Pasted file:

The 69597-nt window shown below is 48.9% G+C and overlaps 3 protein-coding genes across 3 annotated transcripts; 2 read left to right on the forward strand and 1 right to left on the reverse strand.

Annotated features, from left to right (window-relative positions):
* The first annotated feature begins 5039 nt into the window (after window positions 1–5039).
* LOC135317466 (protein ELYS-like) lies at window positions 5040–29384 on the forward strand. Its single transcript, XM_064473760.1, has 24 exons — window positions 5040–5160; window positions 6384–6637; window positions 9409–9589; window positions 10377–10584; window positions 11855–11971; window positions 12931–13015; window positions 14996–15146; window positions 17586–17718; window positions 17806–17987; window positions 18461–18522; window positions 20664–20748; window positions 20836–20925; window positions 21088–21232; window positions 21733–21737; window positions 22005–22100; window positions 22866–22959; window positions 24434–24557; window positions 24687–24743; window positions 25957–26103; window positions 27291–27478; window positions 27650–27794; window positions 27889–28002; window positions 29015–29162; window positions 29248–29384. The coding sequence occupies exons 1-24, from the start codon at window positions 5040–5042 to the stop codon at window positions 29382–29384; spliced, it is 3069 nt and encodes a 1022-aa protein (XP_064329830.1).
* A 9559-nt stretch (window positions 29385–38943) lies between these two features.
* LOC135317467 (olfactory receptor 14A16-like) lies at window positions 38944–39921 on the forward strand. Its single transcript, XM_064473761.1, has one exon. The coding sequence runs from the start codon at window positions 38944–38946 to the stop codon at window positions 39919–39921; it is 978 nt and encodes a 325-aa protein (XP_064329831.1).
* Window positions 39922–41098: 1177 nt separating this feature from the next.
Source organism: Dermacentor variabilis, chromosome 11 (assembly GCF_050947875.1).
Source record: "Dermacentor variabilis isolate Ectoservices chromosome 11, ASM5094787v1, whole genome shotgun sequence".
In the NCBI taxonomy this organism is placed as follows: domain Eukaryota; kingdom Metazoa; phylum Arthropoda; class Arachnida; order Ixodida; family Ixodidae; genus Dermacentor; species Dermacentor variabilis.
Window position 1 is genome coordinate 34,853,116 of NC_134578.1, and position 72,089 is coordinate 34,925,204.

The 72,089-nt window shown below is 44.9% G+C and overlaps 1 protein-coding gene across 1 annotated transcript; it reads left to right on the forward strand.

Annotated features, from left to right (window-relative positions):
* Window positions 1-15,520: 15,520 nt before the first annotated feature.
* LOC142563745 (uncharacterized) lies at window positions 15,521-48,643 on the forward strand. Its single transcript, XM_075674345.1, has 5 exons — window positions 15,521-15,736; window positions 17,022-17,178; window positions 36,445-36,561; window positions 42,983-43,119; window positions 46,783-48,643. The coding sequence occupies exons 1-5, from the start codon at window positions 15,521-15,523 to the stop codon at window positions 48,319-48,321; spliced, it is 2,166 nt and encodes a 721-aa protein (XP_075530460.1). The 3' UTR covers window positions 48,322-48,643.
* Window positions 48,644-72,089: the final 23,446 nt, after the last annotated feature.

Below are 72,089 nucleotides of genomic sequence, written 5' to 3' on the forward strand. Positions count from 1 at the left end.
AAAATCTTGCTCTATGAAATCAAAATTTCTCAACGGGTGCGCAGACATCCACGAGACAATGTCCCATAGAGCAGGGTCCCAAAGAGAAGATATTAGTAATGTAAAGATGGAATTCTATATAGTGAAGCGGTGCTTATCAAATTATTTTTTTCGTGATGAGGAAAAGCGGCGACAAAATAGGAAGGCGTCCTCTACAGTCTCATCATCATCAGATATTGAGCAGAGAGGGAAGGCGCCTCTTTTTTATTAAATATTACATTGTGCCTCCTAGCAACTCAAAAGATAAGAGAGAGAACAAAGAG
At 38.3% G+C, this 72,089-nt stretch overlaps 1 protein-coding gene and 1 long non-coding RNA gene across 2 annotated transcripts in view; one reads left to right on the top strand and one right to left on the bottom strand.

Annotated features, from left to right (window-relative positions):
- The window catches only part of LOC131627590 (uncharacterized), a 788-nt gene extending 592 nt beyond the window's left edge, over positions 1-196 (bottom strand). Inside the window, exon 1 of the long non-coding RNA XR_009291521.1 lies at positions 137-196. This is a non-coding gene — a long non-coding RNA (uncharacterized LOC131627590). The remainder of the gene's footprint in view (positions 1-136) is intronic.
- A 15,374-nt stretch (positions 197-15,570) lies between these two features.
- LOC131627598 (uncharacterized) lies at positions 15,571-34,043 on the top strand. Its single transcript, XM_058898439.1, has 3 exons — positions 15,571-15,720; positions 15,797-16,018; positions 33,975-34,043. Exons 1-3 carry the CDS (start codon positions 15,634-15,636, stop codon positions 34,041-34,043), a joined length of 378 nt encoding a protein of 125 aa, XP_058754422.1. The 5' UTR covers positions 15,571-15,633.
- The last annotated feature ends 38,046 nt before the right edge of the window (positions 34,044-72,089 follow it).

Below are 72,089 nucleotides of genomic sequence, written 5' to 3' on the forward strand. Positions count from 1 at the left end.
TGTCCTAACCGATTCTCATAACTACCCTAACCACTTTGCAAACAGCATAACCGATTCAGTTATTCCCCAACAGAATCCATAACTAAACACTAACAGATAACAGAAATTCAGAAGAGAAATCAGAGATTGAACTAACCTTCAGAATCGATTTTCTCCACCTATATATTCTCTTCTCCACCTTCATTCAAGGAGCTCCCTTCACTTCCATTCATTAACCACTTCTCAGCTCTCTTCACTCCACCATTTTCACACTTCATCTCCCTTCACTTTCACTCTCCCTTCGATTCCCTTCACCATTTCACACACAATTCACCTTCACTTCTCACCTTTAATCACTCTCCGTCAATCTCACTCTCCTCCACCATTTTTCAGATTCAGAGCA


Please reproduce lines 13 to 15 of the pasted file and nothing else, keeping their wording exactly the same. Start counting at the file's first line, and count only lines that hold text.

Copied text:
Annotated features, from left to right (window-relative positions):
* Window positions 1-15,520: 15,520 nt before the first annotated feature.
* LOC142563745 (uncharacterized) lies at window positions 15,521-48,643 on the forward strand. Its single transcript, XM_075674345.1, has 5 exons — window positions 15,521-15,736; window positions 17,022-17,178; window positions 36,445-36,561; window positions 42,983-43,119; window positions 46,783-48,643. The coding sequence occupies exons 1-5, from the start codon at window positions 15,521-15,523 to the stop codon at window positions 48,319-48,321; spliced, it is 2,166 nt and encodes a 721-aa protein (XP_075530460.1). The 3' UTR covers window positions 48,322-48,643.